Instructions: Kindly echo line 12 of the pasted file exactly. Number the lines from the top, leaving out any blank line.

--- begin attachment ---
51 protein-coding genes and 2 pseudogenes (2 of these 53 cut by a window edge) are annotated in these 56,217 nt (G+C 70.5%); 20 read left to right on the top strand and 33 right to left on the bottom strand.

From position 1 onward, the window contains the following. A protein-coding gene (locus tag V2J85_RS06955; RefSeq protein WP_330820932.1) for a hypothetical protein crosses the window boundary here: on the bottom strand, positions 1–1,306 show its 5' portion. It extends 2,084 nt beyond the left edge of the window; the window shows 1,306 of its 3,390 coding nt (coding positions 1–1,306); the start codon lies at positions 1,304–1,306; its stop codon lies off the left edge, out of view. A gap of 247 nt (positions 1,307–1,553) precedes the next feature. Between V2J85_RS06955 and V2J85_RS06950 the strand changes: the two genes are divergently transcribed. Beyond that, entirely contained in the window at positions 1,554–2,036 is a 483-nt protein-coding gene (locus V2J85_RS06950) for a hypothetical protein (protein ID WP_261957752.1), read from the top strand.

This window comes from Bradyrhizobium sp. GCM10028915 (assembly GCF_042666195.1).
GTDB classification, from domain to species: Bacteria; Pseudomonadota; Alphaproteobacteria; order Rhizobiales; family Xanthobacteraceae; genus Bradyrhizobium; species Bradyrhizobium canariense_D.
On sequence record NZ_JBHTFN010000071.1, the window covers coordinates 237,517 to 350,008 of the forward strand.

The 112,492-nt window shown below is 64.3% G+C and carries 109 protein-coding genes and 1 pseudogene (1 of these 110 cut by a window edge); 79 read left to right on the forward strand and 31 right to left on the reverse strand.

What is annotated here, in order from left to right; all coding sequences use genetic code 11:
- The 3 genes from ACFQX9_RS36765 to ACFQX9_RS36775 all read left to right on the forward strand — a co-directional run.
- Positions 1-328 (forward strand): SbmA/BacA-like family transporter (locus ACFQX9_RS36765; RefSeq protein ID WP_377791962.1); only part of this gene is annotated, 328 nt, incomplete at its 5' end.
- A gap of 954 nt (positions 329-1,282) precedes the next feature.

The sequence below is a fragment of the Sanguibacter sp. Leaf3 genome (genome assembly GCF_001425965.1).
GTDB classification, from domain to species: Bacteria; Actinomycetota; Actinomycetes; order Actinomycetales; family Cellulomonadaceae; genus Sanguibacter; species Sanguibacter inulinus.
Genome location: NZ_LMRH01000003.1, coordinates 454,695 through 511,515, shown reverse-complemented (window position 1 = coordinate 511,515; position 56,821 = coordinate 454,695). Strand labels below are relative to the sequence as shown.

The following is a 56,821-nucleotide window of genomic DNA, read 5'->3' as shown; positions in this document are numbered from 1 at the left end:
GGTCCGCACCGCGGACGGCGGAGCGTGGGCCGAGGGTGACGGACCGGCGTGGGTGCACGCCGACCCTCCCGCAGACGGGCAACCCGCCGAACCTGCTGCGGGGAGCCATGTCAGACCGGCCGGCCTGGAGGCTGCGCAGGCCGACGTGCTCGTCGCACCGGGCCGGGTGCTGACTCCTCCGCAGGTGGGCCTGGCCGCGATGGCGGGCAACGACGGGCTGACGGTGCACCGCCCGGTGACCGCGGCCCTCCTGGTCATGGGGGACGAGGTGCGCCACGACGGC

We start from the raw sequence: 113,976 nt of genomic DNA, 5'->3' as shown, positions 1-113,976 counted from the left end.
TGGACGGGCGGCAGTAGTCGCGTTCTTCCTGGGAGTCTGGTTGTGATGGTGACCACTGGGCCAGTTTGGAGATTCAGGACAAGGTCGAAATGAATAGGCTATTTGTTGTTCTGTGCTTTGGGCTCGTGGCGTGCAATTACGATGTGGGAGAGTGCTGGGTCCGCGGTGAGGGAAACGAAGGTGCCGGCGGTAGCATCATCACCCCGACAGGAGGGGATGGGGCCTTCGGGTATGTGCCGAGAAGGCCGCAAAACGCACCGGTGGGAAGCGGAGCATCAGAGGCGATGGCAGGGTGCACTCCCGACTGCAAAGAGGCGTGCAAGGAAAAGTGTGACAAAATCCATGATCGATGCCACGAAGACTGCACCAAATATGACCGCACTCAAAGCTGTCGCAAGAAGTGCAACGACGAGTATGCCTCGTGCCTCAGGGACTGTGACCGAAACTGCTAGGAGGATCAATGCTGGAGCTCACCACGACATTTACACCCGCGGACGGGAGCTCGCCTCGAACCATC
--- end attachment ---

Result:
GTDB classification, from domain to species: Bacteria; Actinomycetota; Actinomycetes; order Actinomycetales; family Cellulomonadaceae; genus Sanguibacter; species Sanguibacter inulinus.